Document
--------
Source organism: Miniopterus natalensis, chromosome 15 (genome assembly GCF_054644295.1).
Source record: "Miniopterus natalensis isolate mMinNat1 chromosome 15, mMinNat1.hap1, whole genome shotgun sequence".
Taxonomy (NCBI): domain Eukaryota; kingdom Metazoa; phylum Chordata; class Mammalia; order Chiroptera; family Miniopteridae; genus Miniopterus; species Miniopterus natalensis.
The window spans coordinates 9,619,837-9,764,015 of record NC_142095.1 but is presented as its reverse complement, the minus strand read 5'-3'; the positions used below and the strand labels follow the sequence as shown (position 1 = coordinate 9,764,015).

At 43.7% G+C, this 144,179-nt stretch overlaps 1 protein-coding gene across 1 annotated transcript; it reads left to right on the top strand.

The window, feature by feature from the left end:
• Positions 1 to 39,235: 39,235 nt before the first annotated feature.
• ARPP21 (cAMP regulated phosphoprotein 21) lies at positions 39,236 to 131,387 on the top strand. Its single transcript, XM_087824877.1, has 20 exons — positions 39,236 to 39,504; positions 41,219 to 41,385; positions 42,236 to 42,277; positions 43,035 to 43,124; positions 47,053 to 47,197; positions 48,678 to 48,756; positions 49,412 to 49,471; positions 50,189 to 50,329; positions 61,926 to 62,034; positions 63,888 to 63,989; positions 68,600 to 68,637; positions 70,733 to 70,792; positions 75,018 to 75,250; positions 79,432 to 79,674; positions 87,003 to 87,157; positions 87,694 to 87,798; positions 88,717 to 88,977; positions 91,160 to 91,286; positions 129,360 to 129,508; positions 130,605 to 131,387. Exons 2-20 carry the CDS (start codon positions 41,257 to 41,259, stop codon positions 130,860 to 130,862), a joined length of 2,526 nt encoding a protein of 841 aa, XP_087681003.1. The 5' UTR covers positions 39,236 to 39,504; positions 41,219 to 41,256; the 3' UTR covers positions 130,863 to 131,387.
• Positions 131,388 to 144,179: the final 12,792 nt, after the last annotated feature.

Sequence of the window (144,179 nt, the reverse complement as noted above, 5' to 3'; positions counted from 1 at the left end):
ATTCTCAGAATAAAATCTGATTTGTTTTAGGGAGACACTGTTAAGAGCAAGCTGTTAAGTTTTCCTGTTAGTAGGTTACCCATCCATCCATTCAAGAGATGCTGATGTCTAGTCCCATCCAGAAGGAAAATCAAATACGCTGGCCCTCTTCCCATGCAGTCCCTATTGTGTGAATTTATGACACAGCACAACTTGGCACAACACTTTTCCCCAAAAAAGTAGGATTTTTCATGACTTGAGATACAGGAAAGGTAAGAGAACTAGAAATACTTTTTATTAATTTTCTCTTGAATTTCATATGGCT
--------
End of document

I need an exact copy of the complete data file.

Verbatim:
Source organism: Miniopterus natalensis, chromosome 15 (genome assembly GCF_054644295.1).
Source record: "Miniopterus natalensis isolate mMinNat1 chromosome 15, mMinNat1.hap1, whole genome shotgun sequence".
Taxonomy (NCBI): domain Eukaryota; kingdom Metazoa; phylum Chordata; class Mammalia; order Chiroptera; family Miniopteridae; genus Miniopterus; species Miniopterus natalensis.
The window spans coordinates 9,619,837-9,764,015 of record NC_142095.1 but is presented as its reverse complement, the minus strand read 5'-3'; the positions used below and the strand labels follow the sequence as shown (position 1 = coordinate 9,764,015).

At 43.7% G+C, this 144,179-nt stretch overlaps 1 protein-coding gene across 1 annotated transcript; it reads left to right on the top strand.

The window, feature by feature from the left end:
• Positions 1 to 39,235: 39,235 nt before the first annotated feature.
• ARPP21 (cAMP regulated phosphoprotein 21) lies at positions 39,236 to 131,387 on the top strand. Its single transcript, XM_087824877.1, has 20 exons — positions 39,236 to 39,504; positions 41,219 to 41,385; positions 42,236 to 42,277; positions 43,035 to 43,124; positions 47,053 to 47,197; positions 48,678 to 48,756; positions 49,412 to 49,471; positions 50,189 to 50,329; positions 61,926 to 62,034; positions 63,888 to 63,989; positions 68,600 to 68,637; positions 70,733 to 70,792; positions 75,018 to 75,250; positions 79,432 to 79,674; positions 87,003 to 87,157; positions 87,694 to 87,798; positions 88,717 to 88,977; positions 91,160 to 91,286; positions 129,360 to 129,508; positions 130,605 to 131,387. Exons 2-20 carry the CDS (start codon positions 41,257 to 41,259, stop codon positions 130,860 to 130,862), a joined length of 2,526 nt encoding a protein of 841 aa, XP_087681003.1. The 5' UTR covers positions 39,236 to 39,504; positions 41,219 to 41,256; the 3' UTR covers positions 130,863 to 131,387.
• Positions 131,388 to 144,179: the final 12,792 nt, after the last annotated feature.

Sequence of the window (144,179 nt, the reverse complement as noted above, 5' to 3'; positions counted from 1 at the left end):
ATTCTCAGAATAAAATCTGATTTGTTTTAGGGAGACACTGTTAAGAGCAAGCTGTTAAGTTTTCCTGTTAGTAGGTTACCCATCCATCCATTCAAGAGATGCTGATGTCTAGTCCCATCCAGAAGGAAAATCAAATACGCTGGCCCTCTTCCCATGCAGTCCCTATTGTGTGAATTTATGACACAGCACAACTTGGCACAACACTTTTCCCCAAAAAAGTAGGATTTTTCATGACTTGAGATACAGGAAAGGTAAGAGAACTAGAAATACTTTTTATTAATTTTCTCTTGAATTTCATATGGCT